Thursday, March 13, 2008

Oh the vanity

I found this article by Claire Kirch from today's Publishers Weekly quite interesting, and no, not because I'm a huge fan of romance novels.

The article concerns Tsaba House Press, a small Christian publisher, and their frustration with the Romance Writers of America, an organization that will not allow them to nominate one of their books for a Rita Award. Why, you ask, should poor li'l Tsaba be shut out so harshly? Because the RWA has decided they are, in fact, a vanity press, and I guess our tiny Tsaba don't really agree.

According to this article, the RWA is particularly concerned with Tsaba's boilerplate contract, which includes "such clauses as charging authors if manuscripts have to be retyped or if the press considers it necessary to add frontmatter and backmatter to the manuscript that the author didn’t provide." This makes the publisher "a subsidy or vanity press."

Tsaba, though publishing Christian fiction, has a dog in this fight:
“I really feel that this is an affront to independent publishers to try and once again group us in the category of subsidy presses and try to take away the advances the small publishers have made in the industry,” said Schwegerl. She founded Tsaba House in 2002 and uses a boilerplate contract she bought from self-publishing guru Dan Poynter’s Web site as part of a package of contracts and agreements.

The debate is about where we put the line between publishing and self-publishing. I've seen clauses in contracts about charging the author if they fix errors at too late a date, and I've seen language about the publisher having someone other than the author revise a book after publication if the author is unable to do so (don't think it's a matter of being unwilling - that would seem unfair). I'm not entirely clear on why these are the terms that are being used as the red flag.

But I do appreciate that someone is monitoring the line, as I think it's an important distinction to make, even if readers don't bother making it. Publishers should have an identity and take a certain ownership over a work. That seems fair to me. As an author, you come to an agreement with that publisher, and that agreement inevitably involves a certain amount of sharing. It's no longer just your work. I can appreciate that being scary, but one must remember the benefits. To put it in leftist terms, you're now in solidarity with other authors!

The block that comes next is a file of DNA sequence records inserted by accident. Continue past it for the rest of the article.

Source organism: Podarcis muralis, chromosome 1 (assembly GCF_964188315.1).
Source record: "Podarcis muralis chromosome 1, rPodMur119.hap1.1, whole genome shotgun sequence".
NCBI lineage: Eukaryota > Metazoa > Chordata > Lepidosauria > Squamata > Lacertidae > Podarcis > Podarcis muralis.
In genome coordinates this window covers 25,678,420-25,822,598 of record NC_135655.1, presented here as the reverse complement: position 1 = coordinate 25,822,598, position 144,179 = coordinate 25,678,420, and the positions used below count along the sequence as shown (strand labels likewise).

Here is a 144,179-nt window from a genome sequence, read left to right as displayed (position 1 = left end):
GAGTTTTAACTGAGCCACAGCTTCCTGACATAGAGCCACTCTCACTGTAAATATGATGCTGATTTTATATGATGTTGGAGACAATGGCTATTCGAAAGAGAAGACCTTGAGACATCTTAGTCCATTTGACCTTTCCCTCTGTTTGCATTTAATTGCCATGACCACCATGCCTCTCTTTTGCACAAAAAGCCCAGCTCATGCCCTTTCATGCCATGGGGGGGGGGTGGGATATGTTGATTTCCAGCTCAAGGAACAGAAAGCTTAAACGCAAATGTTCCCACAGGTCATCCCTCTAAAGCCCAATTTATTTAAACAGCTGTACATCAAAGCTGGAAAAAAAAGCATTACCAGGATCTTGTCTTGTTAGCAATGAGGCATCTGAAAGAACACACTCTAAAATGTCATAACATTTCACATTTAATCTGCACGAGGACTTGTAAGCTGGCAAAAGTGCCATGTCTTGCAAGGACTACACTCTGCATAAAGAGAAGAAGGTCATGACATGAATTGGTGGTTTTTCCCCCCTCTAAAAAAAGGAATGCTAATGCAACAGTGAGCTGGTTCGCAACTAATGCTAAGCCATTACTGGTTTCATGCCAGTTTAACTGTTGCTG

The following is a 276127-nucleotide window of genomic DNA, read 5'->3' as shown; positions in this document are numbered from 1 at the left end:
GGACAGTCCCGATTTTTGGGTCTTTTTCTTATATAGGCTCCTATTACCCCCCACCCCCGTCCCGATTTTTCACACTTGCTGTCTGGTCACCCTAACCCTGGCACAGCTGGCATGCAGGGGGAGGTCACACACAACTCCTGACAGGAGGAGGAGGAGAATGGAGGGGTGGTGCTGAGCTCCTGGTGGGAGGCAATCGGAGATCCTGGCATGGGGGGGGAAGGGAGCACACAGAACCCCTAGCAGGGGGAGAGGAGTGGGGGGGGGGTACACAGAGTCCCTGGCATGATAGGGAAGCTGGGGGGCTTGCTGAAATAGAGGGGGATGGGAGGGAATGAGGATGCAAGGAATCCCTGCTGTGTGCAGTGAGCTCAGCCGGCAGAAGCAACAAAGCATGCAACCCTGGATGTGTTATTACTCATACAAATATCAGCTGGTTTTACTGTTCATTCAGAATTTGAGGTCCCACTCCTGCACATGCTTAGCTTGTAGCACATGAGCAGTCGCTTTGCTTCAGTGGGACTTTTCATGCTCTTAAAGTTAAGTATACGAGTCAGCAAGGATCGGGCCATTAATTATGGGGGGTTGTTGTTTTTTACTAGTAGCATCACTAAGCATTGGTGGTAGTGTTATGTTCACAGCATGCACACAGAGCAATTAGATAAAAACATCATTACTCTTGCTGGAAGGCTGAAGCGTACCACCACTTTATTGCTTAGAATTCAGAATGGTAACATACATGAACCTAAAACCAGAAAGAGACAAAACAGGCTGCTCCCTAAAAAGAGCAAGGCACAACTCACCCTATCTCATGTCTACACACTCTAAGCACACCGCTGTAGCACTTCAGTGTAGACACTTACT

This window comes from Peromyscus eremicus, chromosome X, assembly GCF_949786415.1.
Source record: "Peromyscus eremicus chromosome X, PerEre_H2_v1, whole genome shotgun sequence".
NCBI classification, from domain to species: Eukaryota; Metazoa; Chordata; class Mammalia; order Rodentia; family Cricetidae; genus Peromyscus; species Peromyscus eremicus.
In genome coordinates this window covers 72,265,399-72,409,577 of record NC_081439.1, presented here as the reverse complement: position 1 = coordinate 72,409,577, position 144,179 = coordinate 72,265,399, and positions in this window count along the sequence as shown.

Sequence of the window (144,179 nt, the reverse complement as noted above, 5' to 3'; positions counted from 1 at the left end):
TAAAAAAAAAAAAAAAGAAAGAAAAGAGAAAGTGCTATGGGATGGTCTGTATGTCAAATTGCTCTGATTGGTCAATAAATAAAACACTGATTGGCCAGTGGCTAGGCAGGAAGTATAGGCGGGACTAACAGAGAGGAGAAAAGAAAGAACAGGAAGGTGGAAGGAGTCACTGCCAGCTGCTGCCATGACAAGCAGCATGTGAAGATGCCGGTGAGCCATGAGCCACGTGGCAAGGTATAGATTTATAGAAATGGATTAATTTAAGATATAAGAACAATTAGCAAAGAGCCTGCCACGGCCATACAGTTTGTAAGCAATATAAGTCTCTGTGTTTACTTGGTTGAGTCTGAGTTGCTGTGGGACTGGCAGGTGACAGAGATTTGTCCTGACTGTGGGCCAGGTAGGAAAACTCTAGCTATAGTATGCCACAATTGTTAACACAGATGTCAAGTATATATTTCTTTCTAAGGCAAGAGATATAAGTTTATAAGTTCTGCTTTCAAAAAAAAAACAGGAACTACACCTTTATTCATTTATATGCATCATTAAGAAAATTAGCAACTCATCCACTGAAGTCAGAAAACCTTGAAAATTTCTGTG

But of course many corporate publishers have abused this ownership and made it all look pretty nasty. They don't call the author back, they don't reprint the book, they package it horribly, etc.... Other authors are more like step-siblings battling for a parent's attention rather than fellow travelers. So self-publishers spring up and say they're giving you, dear author, the power to keep ownership of your work, with no sense of shared identity with other authors. And these self-publishers are becoming more sophisticated, getting books into better distribution and even promoting them or giving the author the tools to promote them him or herself. Hell, Alan Thicke did it! But it's all a paid service, and that makes me nervous. I don't want to outlaw them, but I also want to be clear that these companies are not endorsing the books they publish, but rather putting into print anything that comes their way, within reason, with a bit of cash. Thicke's "publisher," the Jodere Group, lists this as their philosophy: "Good books change lives." Huh. How might an editor build a cohesive list around that philosophy?

So it has a place, but more and more, it's pretending, to some extent, to be what it's not.

Is that you, Tsaba?! I can't say for sure myself, even if the RWA has made a ruling. I let my membership in the Romance Writers of America run out years ago...

I should also mention that my friend Christopher, now a star literary agent, sent me a link to this article by Ursula K. LeGuin for Harpers on the supposed "decline of reading" (sorry, need subscriber info to see whole thing - or go to library and get February's Harpers!). It's an excellent article that I'd highly recommend, and I may lift from it for my header here on this blog. She nails it in many ways. She critiques the concerns on reading, as well as the work of corporate publishers, announcing brazenly, "For years now, most editors have had to waste most of their time on an unlevel playing field, fighting Sales and Accounting." Here here!

I guess my favorite paragraph, typed by me so excuse any errors, is this one, for your enjoyment:
The book itself is a curious artifact, not showy in its technology but complex and extremely efficient: a really neat little device, compact, often very pleasant to look at and handle, that can last decades, even centuries. It doesn't have to be plugged in, activated, or performed by a machine; all it needs is light, a human eye, and a human mind. It is not one of a kind, and it is not ephemeral. It lasts. It is reliable. If a book told you something when you were fifteen, it will tell it to you again when you're fifty, though you may understand it so differently that it seems you're reading a whole new book.

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